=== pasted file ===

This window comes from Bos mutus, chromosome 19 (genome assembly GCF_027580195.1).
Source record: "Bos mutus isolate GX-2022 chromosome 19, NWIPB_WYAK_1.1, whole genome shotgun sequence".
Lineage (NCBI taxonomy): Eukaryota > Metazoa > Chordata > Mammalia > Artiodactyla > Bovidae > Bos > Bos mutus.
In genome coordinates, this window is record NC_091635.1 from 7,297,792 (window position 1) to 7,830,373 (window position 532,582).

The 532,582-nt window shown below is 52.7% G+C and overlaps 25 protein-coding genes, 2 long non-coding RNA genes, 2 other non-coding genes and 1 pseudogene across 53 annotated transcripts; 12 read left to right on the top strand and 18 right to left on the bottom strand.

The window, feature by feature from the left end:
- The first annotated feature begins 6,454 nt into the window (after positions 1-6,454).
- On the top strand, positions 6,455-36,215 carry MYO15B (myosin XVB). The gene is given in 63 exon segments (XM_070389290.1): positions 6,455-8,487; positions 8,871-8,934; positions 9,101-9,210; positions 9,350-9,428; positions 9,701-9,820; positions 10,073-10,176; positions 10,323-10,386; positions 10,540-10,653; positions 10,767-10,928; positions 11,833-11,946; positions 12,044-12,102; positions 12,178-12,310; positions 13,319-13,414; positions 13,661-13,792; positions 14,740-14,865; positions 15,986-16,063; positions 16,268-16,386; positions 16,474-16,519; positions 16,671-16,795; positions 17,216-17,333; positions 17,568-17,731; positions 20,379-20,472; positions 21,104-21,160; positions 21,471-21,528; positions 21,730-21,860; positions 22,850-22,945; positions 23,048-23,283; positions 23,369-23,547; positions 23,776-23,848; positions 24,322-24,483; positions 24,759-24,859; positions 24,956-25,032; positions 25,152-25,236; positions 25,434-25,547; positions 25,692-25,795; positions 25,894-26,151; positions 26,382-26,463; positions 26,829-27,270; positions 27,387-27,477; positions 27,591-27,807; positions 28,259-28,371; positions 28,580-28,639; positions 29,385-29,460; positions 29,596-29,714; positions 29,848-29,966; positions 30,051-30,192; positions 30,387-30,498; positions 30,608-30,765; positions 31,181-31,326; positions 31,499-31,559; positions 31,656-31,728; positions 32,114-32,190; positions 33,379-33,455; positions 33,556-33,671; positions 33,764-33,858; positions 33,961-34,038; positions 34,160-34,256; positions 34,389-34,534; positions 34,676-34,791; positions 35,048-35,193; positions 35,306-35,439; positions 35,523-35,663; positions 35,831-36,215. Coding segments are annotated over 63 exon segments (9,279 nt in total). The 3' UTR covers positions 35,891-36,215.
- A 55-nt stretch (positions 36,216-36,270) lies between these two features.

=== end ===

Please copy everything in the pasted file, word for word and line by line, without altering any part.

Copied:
This window comes from Bos mutus, chromosome 19 (genome assembly GCF_027580195.1).
Source record: "Bos mutus isolate GX-2022 chromosome 19, NWIPB_WYAK_1.1, whole genome shotgun sequence".
Lineage (NCBI taxonomy): Eukaryota > Metazoa > Chordata > Mammalia > Artiodactyla > Bovidae > Bos > Bos mutus.
In genome coordinates, this window is record NC_091635.1 from 7,297,792 (window position 1) to 7,830,373 (window position 532,582).

The 532,582-nt window shown below is 52.7% G+C and overlaps 25 protein-coding genes, 2 long non-coding RNA genes, 2 other non-coding genes and 1 pseudogene across 53 annotated transcripts; 12 read left to right on the top strand and 18 right to left on the bottom strand.

The window, feature by feature from the left end:
- The first annotated feature begins 6,454 nt into the window (after positions 1-6,454).
- On the top strand, positions 6,455-36,215 carry MYO15B (myosin XVB). The gene is given in 63 exon segments (XM_070389290.1): positions 6,455-8,487; positions 8,871-8,934; positions 9,101-9,210; positions 9,350-9,428; positions 9,701-9,820; positions 10,073-10,176; positions 10,323-10,386; positions 10,540-10,653; positions 10,767-10,928; positions 11,833-11,946; positions 12,044-12,102; positions 12,178-12,310; positions 13,319-13,414; positions 13,661-13,792; positions 14,740-14,865; positions 15,986-16,063; positions 16,268-16,386; positions 16,474-16,519; positions 16,671-16,795; positions 17,216-17,333; positions 17,568-17,731; positions 20,379-20,472; positions 21,104-21,160; positions 21,471-21,528; positions 21,730-21,860; positions 22,850-22,945; positions 23,048-23,283; positions 23,369-23,547; positions 23,776-23,848; positions 24,322-24,483; positions 24,759-24,859; positions 24,956-25,032; positions 25,152-25,236; positions 25,434-25,547; positions 25,692-25,795; positions 25,894-26,151; positions 26,382-26,463; positions 26,829-27,270; positions 27,387-27,477; positions 27,591-27,807; positions 28,259-28,371; positions 28,580-28,639; positions 29,385-29,460; positions 29,596-29,714; positions 29,848-29,966; positions 30,051-30,192; positions 30,387-30,498; positions 30,608-30,765; positions 31,181-31,326; positions 31,499-31,559; positions 31,656-31,728; positions 32,114-32,190; positions 33,379-33,455; positions 33,556-33,671; positions 33,764-33,858; positions 33,961-34,038; positions 34,160-34,256; positions 34,389-34,534; positions 34,676-34,791; positions 35,048-35,193; positions 35,306-35,439; positions 35,523-35,663; positions 35,831-36,215. Coding segments are annotated over 63 exon segments (9,279 nt in total). The 3' UTR covers positions 35,891-36,215.
- A 55-nt stretch (positions 36,216-36,270) lies between these two features.